To be frank, because you have this mindset that he's doing something "wrong" you won't be a receptive client for him and you will start to butt heads. No matter how good the work he completes may be, you won't be happy with it in all respects. You are going to feel "cheated" even though you may not be. Finding someone else would probably be beneficial to both of you given your mindset. Even if someone new operates in the exact same manner. Peeking behind the curtain, as it were, has tainted your perception and subsequent opinion about any work. You most likely won't overcome that.
    – Scott
    Commented Apr 6, 2020 at 22:03
  • 1
    Yeah, this is the one I have to agree with. If he hits all of the deadlines and completes the work, what do you care? If you hired an agency and only dealt with an account executive, s/he would certainly not be on the production team. Should this person have been transparent? Eh, sure, maybe, not the point?
    – Raydot
    Commented Apr 6, 2020 at 22:56
  • 2
    @Scott Oh, definitely! Even so, in this situation, where it’s not an assistant in the business but one of those infernal, abusive ‘contest’ atrocities, I’d walk away in any case, just because I don’t want to even indirectly support those things. Commented Apr 6, 2020 at 23:25
  • 3
    Agreed :) I would never accept "contest" results from a "designer" for any reason.
    – Scott
    Commented Apr 6, 2020 at 23:25

I think the main problem is in the fact that the person is not honest about the fact that he delegating the work. If there's no trust anymore I would suggest to bail ;) With our company we work with a trusted pool of freelancers for apps and websites, but we are always clear about it. Also, the designers are in direct contact with the clients and get fair prices. I think that's a more fair approach.


The field has gotten very competitive with the over-exposure of 10 steps to successful freelancing, how i quit my job, work from home, be your own boss stories in the media in recent years. The freelance bubble has inflated from a couple of nerds, to pretty much everybody wants a piece of this bubble now, then to this extreme situation of having contests for everything.

Yes, this creates a massive pool of freelancers from 3$ to 150$ or more per hour, giving some the opportunity to create an outsourcing workflow, where somebody else does the work in full or in sections, while the actual designer works as a middle-man, providing direction and delivering the work, without doing 100% of the actual work.

Now, looking at this from the client side, unless the work is confidential and there was an NDA signed, you should not really be bothered with this process, assuming the person originally hired does indeed deliver as agreed, on budget and on time.

I am a client who posted on Linkedin a request if somebody would be
interested in designing a thesis cover for me. I had a few responses
and decided to go with a person who offered me..

Just by posting this openly on Linkedin, you have directly exposed yourself and the job to people who may already be active in a freelancing pool, so you might aswell be open about it.

I'm not tied to any agreement so far.

So, you have full control of the money basically, while the provider has full control of the process. To have the money released, the provider needs to use his time and resources to deliver as briefed.

If you regret spending 500$ instead of 50$ (random numbers obviously), be advised it takes practice and patience to handle a less experienced designer. Less experienced designers will take longer to read between the lines in a briefing and unpuzzle a situation, then deliver in the quality that is expected. Less experienced designers can be hesitant, ask too many questions, take the wrong approach or produce delays, things some clients do not tolerate.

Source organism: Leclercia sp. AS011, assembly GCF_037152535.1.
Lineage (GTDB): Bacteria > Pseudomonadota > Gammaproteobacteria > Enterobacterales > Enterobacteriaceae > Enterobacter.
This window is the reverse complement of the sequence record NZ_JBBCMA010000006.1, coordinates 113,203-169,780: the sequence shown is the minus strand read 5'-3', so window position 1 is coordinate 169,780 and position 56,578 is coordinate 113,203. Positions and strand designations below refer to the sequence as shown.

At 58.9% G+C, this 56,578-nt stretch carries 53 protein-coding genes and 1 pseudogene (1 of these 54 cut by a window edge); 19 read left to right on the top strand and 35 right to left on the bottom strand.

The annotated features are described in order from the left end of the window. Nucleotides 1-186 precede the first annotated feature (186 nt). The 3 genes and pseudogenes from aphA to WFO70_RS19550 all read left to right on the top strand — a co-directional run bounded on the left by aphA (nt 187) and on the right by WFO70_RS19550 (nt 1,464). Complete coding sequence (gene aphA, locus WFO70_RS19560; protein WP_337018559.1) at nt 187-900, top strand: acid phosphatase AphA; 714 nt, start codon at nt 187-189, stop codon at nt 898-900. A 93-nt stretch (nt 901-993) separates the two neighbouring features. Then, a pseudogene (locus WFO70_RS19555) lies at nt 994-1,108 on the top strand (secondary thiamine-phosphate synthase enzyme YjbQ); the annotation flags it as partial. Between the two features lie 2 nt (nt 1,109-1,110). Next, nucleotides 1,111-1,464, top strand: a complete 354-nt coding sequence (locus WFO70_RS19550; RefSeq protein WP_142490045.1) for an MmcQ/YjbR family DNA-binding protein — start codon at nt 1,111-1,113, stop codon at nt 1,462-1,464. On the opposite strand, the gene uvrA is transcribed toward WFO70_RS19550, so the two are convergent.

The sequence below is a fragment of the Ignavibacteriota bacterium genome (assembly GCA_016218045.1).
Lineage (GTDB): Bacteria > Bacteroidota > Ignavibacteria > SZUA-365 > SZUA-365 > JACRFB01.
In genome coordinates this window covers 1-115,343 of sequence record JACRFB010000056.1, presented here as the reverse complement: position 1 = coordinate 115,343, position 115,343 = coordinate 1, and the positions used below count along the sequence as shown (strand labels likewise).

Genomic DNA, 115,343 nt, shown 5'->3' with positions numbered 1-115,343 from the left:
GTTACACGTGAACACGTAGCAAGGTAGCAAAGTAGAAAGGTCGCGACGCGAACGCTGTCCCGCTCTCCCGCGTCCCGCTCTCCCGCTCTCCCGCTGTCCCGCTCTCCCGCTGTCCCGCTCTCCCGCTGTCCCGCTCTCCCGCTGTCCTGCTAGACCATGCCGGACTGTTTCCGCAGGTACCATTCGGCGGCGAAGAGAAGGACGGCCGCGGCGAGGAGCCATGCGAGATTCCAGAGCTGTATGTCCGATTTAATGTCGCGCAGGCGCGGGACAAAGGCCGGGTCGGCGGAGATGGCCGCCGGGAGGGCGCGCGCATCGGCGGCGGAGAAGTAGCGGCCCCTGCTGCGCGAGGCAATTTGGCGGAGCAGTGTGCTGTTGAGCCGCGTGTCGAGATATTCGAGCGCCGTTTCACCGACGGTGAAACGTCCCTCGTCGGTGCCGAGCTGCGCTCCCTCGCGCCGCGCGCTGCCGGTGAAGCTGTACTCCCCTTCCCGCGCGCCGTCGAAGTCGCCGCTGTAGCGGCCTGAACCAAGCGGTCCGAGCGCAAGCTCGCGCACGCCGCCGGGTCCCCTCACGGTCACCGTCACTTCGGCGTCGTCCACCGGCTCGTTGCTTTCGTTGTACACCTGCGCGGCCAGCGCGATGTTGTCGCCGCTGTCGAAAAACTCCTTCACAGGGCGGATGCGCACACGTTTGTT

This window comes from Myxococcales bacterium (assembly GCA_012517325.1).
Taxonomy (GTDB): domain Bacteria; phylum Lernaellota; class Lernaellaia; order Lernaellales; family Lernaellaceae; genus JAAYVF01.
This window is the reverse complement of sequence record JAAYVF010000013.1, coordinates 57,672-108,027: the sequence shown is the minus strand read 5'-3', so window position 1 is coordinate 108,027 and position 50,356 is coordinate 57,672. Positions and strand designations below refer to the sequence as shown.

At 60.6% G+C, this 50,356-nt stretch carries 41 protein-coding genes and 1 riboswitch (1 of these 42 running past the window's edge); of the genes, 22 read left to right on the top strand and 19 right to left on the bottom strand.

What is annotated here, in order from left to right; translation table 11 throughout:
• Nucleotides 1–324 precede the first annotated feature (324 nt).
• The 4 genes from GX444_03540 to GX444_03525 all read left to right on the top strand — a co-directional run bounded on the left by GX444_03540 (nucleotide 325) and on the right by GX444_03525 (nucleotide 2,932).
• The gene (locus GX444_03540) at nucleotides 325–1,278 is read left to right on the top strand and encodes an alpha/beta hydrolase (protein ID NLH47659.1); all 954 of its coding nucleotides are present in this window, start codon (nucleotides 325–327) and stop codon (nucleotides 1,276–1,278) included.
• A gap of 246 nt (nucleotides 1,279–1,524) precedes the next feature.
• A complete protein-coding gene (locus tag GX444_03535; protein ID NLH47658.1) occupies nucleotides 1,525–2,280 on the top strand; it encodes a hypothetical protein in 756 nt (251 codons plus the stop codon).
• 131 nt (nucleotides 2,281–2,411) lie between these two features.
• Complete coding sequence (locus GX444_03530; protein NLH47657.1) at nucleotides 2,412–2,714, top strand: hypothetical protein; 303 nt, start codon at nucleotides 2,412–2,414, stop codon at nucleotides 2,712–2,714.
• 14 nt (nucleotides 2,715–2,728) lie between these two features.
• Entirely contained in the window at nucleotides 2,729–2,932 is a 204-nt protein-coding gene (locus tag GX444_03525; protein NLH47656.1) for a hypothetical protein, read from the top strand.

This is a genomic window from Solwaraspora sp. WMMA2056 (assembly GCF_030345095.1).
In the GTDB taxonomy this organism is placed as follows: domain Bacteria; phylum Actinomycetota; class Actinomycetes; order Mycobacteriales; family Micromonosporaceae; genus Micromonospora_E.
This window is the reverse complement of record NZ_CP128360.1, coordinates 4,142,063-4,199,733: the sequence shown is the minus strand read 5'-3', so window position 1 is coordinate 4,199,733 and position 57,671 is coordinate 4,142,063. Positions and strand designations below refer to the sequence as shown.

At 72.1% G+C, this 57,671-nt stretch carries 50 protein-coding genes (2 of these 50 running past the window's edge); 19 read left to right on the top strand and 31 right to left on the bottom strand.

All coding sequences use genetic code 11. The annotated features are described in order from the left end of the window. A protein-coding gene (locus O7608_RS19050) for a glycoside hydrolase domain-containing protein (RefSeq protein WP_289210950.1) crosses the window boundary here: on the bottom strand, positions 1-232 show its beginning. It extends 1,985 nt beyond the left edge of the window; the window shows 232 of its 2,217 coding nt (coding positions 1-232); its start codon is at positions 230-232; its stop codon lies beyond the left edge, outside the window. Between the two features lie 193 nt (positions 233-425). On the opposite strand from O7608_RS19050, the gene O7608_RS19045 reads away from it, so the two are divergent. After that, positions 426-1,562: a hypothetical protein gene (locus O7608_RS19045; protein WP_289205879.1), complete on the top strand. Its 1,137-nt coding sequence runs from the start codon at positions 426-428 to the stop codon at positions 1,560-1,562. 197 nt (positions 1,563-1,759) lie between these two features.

However, more experienced designers have this ability to understand what the client needs, point out what is not being briefed explicitly, provide alternatives, then delegate execution to less experienced designers. Yes, this is also part of the design process.

To sum it up:

  1. You probably do not want to work with that 50$ designer directly.
  2. If you get what you paid for, take it.

Personally, I would not be upset at this situation. For one thing, when you contract with someone to do a job you normally have no say in how they do the work. This is a different situation from hiring someone as your employee.

Of course if they promised to do the work personally or explained the qualifications of the person who was supposedly going to do the job, you may have cause to complain. But normally, the contractor's only obligation is to do the job on time and at an acceptable quality level.

If you want to avoid having your work subcontracted, you have to get an agreement at the start.

Another important point is that just because the contractor is soliciting offers to do the work at a low price doesn't mean that anyone will agree to that actual price. People often make low-ball offers with the expectation that the person will request more than that and that they will pay. Basically he is just saying "tell me how much you want for for this job." and working from there.

I really recommend that you focus on what you want and whether the person delivers. Other details, like who helps him with the work, what they look like and all those other details are best ignored, because they don't make a difference in the results.


The very simple answer ...

The person is one of a zillion scam 'freelancers'.

It's worth no more thought than a "Nigerian spam email".

Completely forget it and move on.

Be aware that serious, professional designers are not cheap.

Note: there is a lot of discussion on this page about "actual" subcontracting. That business issue is totally unrelated to everyday scam freelancers.

Completely forget it and move on.